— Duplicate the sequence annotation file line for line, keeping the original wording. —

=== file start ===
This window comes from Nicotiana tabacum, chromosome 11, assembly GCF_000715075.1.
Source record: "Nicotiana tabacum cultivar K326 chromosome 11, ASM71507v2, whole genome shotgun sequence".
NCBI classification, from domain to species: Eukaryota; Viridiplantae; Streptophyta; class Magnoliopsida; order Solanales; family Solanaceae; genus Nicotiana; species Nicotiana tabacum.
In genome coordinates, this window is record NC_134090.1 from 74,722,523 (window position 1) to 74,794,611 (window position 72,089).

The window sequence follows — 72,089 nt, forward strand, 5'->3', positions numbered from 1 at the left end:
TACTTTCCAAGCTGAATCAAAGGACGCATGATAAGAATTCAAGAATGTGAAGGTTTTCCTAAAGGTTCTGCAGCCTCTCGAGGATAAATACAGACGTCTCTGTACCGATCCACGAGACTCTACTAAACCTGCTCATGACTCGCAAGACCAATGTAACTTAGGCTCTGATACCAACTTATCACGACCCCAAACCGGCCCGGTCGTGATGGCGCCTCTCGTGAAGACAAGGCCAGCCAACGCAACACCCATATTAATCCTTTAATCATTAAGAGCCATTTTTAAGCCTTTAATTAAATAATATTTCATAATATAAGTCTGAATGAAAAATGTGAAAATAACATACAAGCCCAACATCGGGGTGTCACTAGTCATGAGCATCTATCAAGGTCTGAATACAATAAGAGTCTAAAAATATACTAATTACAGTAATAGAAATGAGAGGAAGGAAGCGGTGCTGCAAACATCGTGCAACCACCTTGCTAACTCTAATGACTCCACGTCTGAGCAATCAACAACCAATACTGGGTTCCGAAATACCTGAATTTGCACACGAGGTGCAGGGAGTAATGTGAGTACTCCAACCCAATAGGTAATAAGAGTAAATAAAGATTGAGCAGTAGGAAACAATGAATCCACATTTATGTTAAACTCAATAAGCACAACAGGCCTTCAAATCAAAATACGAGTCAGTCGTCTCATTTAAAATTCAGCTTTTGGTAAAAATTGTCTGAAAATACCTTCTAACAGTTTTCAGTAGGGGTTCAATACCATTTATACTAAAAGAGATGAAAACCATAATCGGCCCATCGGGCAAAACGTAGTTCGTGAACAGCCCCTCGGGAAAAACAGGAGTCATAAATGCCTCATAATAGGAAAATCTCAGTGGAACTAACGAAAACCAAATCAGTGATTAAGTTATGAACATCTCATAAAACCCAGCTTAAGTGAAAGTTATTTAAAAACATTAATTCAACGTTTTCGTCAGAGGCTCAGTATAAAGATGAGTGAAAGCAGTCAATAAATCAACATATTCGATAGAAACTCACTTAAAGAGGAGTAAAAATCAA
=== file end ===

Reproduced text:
This window comes from Nicotiana tabacum, chromosome 11, assembly GCF_000715075.1.
Source record: "Nicotiana tabacum cultivar K326 chromosome 11, ASM71507v2, whole genome shotgun sequence".
NCBI classification, from domain to species: Eukaryota; Viridiplantae; Streptophyta; class Magnoliopsida; order Solanales; family Solanaceae; genus Nicotiana; species Nicotiana tabacum.
In genome coordinates, this window is record NC_134090.1 from 74,722,523 (window position 1) to 74,794,611 (window position 72,089).

The window sequence follows — 72,089 nt, forward strand, 5'->3', positions numbered from 1 at the left end:
TACTTTCCAAGCTGAATCAAAGGACGCATGATAAGAATTCAAGAATGTGAAGGTTTTCCTAAAGGTTCTGCAGCCTCTCGAGGATAAATACAGACGTCTCTGTACCGATCCACGAGACTCTACTAAACCTGCTCATGACTCGCAAGACCAATGTAACTTAGGCTCTGATACCAACTTATCACGACCCCAAACCGGCCCGGTCGTGATGGCGCCTCTCGTGAAGACAAGGCCAGCCAACGCAACACCCATATTAATCCTTTAATCATTAAGAGCCATTTTTAAGCCTTTAATTAAATAATATTTCATAATATAAGTCTGAATGAAAAATGTGAAAATAACATACAAGCCCAACATCGGGGTGTCACTAGTCATGAGCATCTATCAAGGTCTGAATACAATAAGAGTCTAAAAATATACTAATTACAGTAATAGAAATGAGAGGAAGGAAGCGGTGCTGCAAACATCGTGCAACCACCTTGCTAACTCTAATGACTCCACGTCTGAGCAATCAACAACCAATACTGGGTTCCGAAATACCTGAATTTGCACACGAGGTGCAGGGAGTAATGTGAGTACTCCAACCCAATAGGTAATAAGAGTAAATAAAGATTGAGCAGTAGGAAACAATGAATCCACATTTATGTTAAACTCAATAAGCACAACAGGCCTTCAAATCAAAATACGAGTCAGTCGTCTCATTTAAAATTCAGCTTTTGGTAAAAATTGTCTGAAAATACCTTCTAACAGTTTTCAGTAGGGGTTCAATACCATTTATACTAAAAGAGATGAAAACCATAATCGGCCCATCGGGCAAAACGTAGTTCGTGAACAGCCCCTCGGGAAAAACAGGAGTCATAAATGCCTCATAATAGGAAAATCTCAGTGGAACTAACGAAAACCAAATCAGTGATTAAGTTATGAACATCTCATAAAACCCAGCTTAAGTGAAAGTTATTTAAAAACATTAATTCAACGTTTTCGTCAGAGGCTCAGTATAAAGATGAGTGAAAGCAGTCAATAAATCAACATATTCGATAGAAACTCACTTAAAGAGGAGTAAAAATCAA